This started as research for a class on Hidden Biases. Disappointingly, there was a lot of suitable background material. Most emotionally accessible to me was the 2017 breakout of the top 100 academic and technical high school students in STEM (science, technology, engineering, or math). Over two-thirds were male.
Thirty years ago, my High School Mathematics Team was roughly 80% male. So were the teams we faced. We’ve made progress. But honestly, I’d hoped for more significant gains.
Other factlets that were very near and dear to me:
- Authors still take male or gender-neutral nom de plums to help maximize audience reach.
- Hiring Managers tend to recommend applicants with easy to pronounce names.
- Initial STEM figures for women are better than 30 years ago–but women with STEM degrees are dramatically less likely to wind up in tech jobs than their male counterparts.
Less personal but just as disappointing, the percentage of women holding board seats of U.S. Fortune 500 companies actually decreased last year to less than 20%. Global analysis of nearly 6,000 companies in 49 countries, women held 12% of board seats. Only 4% of board chair positions were held by women.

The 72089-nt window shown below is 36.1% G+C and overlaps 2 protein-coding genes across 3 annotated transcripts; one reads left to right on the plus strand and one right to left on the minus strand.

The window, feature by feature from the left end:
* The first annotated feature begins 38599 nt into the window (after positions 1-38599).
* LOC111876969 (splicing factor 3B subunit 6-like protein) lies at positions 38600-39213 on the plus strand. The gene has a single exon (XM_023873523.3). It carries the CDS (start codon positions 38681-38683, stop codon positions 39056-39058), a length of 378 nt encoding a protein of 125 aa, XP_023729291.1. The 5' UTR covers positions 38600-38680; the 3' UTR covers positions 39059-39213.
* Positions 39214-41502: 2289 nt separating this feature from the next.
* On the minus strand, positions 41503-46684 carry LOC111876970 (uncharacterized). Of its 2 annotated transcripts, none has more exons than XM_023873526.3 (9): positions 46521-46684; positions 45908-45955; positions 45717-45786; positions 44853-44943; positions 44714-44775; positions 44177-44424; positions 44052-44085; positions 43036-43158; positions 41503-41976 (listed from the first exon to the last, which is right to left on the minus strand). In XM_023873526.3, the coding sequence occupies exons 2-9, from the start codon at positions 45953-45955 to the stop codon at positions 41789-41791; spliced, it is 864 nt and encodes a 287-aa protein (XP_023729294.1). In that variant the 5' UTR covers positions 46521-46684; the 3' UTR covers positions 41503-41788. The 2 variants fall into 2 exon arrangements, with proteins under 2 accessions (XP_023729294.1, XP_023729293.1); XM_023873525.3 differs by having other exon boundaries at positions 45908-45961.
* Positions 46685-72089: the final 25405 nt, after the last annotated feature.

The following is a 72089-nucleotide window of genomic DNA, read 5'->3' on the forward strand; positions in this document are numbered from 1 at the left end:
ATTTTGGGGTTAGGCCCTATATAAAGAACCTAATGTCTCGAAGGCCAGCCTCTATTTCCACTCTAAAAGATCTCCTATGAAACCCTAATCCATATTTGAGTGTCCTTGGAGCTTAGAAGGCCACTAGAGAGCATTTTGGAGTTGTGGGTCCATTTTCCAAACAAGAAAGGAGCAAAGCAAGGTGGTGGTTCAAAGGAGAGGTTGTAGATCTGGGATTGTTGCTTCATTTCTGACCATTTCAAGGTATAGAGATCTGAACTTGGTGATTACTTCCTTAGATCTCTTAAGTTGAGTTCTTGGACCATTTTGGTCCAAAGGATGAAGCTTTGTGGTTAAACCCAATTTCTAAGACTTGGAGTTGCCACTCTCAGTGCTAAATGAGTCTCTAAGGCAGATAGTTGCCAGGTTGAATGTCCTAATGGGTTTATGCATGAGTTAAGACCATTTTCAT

So as much as it pains me, thirty odd years on, I agree with Sarah Kaplan’s assessment that “We are all jointly producing and perpetuating a system that is biased.” I love that she doesn’t point a finger but stresses that we are all in this together.
The argument goes that if 53% of workers are from x group, we should reasonably expect, over time, for that percentage to carry roughly across positions and roles within an entire organisation. And if the numbers are off, we should ask “Why are they off?” If women or any other group are disproportionately represented, especially at such a critical level as board positions, the question shouldn’t be “why should we do something?”
It should be “Why wouldn’t we?”
We have gotten better at attracting women and minorities into STEAM (STEM + Art) fields. We have to keep them there. Checking our own individual biases alone isn’t enough, either. But it is a start. So let’s start.
Because 2019 is just around the corner.
Some excellent books on Hidden (Implicit) Bias and our Adaptive Unconscious:
- Blindspot: Hidden Biases of Good People by Mahzarin R. Banaji and Anthony G. Greenwald
- Blink: The Power of Thinking Without Thinking by Malcolm Gladwell
- Before You Know It: The Unconscious Reasons We Do What We Do by John A. Bargh
See also –
Adaptive Unconscious: Mental processes able to affect judgement and decision making that remain out of reach of the conscious mind.